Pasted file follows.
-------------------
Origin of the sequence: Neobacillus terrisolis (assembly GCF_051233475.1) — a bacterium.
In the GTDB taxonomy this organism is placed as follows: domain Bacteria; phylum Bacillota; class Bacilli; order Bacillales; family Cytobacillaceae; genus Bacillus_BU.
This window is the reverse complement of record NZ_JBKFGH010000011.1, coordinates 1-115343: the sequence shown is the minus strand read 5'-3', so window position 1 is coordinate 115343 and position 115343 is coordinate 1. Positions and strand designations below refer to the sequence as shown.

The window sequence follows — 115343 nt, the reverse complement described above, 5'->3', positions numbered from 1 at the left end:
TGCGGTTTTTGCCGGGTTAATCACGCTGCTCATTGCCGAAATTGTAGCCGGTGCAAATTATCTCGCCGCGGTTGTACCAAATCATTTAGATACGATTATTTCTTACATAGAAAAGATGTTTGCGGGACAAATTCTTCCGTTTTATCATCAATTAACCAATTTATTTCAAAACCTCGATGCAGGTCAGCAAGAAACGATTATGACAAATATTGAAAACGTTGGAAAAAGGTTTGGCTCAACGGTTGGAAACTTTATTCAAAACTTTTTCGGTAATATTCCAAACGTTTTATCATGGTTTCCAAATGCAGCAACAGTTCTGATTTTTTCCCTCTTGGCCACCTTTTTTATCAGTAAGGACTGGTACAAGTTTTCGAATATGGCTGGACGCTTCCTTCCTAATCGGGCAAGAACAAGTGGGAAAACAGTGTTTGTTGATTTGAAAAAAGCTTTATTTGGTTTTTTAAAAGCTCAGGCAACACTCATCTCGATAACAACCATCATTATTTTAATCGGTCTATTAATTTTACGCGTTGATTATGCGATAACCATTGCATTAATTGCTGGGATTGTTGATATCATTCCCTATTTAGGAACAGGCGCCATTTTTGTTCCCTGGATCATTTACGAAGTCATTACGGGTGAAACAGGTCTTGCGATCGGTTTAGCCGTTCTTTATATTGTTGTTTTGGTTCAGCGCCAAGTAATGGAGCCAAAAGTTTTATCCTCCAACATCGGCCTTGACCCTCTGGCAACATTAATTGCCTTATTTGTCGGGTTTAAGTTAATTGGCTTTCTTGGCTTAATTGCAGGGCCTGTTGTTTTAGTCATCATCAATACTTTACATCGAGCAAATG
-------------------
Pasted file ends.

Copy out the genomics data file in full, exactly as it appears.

Origin of the sequence: Neobacillus terrisolis (assembly GCF_051233475.1) — a bacterium.
In the GTDB taxonomy this organism is placed as follows: domain Bacteria; phylum Bacillota; class Bacilli; order Bacillales; family Cytobacillaceae; genus Bacillus_BU.
This window is the reverse complement of record NZ_JBKFGH010000011.1, coordinates 1-115343: the sequence shown is the minus strand read 5'-3', so window position 1 is coordinate 115343 and position 115343 is coordinate 1. Positions and strand designations below refer to the sequence as shown.

The window sequence follows — 115343 nt, the reverse complement described above, 5'->3', positions numbered from 1 at the left end:
TGCGGTTTTTGCCGGGTTAATCACGCTGCTCATTGCCGAAATTGTAGCCGGTGCAAATTATCTCGCCGCGGTTGTACCAAATCATTTAGATACGATTATTTCTTACATAGAAAAGATGTTTGCGGGACAAATTCTTCCGTTTTATCATCAATTAACCAATTTATTTCAAAACCTCGATGCAGGTCAGCAAGAAACGATTATGACAAATATTGAAAACGTTGGAAAAAGGTTTGGCTCAACGGTTGGAAACTTTATTCAAAACTTTTTCGGTAATATTCCAAACGTTTTATCATGGTTTCCAAATGCAGCAACAGTTCTGATTTTTTCCCTCTTGGCCACCTTTTTTATCAGTAAGGACTGGTACAAGTTTTCGAATATGGCTGGACGCTTCCTTCCTAATCGGGCAAGAACAAGTGGGAAAACAGTGTTTGTTGATTTGAAAAAAGCTTTATTTGGTTTTTTAAAAGCTCAGGCAACACTCATCTCGATAACAACCATCATTATTTTAATCGGTCTATTAATTTTACGCGTTGATTATGCGATAACCATTGCATTAATTGCTGGGATTGTTGATATCATTCCCTATTTAGGAACAGGCGCCATTTTTGTTCCCTGGATCATTTACGAAGTCATTACGGGTGAAACAGGTCTTGCGATCGGTTTAGCCGTTCTTTATATTGTTGTTTTGGTTCAGCGCCAAGTAATGGAGCCAAAAGTTTTATCCTCCAACATCGGCCTTGACCCTCTGGCAACATTAATTGCCTTATTTGTCGGGTTTAAGTTAATTGGCTTTCTTGGCTTAATTGCAGGGCCTGTTGTTTTAGTCATCATCAATACTTTACATCGAGCAAATG